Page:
Just to back up a minute - I don't dream. Even as a kid, I would have nightmares occasionally, but only had dreams I could remember once or twice a year. Yes, I know I was actually dreaming, just not remembering them, but the effect is the same. As an adult, the only time I consistently remembered my dreams was when I tried St. John's Wort for depression, and when I was pregnant. But in the last two weeks I've had probably 10 mornings where I woke up and could remember at least fragments of dreams. I had almost forgotten what that was like. And I had forgotten how much I missed it ... it's like how you don't notice how bad the reception on your tv is until you get cable, and then you wonder how you ever watched tv without it.

And last week I actually felt good. Not just "not bad," not just "I promise not to kill the kid today," but actually, factually good. I got the house clean, I got most of the yard sale stuff priced, I got yard work done, I played with Liza, I came up with several new designs I want to make for my etsy shop, I cooked, I even made sugar cookies, for god's sake. Again, it was like my eyes were open for the first time - you mean normal people feel like this most of the time? Jesus Christ, what have I been doing?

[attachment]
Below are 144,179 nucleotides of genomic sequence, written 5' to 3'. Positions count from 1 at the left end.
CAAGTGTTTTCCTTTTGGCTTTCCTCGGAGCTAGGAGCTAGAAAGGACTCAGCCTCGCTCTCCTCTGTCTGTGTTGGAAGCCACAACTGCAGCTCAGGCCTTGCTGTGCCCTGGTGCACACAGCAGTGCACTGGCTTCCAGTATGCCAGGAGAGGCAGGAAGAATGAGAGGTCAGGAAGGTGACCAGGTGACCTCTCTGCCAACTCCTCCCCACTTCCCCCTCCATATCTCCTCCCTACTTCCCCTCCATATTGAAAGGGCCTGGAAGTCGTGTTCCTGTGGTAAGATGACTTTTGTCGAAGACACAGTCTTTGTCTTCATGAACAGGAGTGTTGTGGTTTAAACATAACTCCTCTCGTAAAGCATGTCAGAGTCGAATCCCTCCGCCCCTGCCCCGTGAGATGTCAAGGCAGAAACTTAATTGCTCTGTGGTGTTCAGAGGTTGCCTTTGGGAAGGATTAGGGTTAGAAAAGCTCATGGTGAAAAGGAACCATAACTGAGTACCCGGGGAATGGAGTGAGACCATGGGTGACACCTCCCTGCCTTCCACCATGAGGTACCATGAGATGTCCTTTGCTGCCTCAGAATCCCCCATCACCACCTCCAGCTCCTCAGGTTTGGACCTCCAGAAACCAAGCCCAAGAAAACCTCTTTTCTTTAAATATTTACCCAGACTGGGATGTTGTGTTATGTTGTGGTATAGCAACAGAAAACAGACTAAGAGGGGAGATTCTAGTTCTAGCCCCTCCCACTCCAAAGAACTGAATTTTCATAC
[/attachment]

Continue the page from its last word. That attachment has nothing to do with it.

I don't know if it was the Wellbutrin kicking in, the Zoloft dropping out, the particular time of month it was, or some sort of random abberation in the fabric of the universe, but by god, I hope it happens again. It's been a little tough this week because Liza's been teething - hard - and when her mood is shot, so's mine. And we're all a little short on sleep, which doesn't make any of us easier to deal with. But even so, I have noticed that during the sleep troubles over the past few weeks, I've been a lot less despondent and a lot more patient, trusting that Liza will eventually get back to a normal schedule and we'll all survive. Sure, letting her climb on me like a monkey for two hours in the middle of the night is annoying, but it's not the end of the world. It helps that Jason has been willing to take over on weekends and give me some time to myself some evenings - he's been great through this whole ordeal, especially early on when we were both sleep deprived and I'm sure he wanted to run away from home just to get some sleep.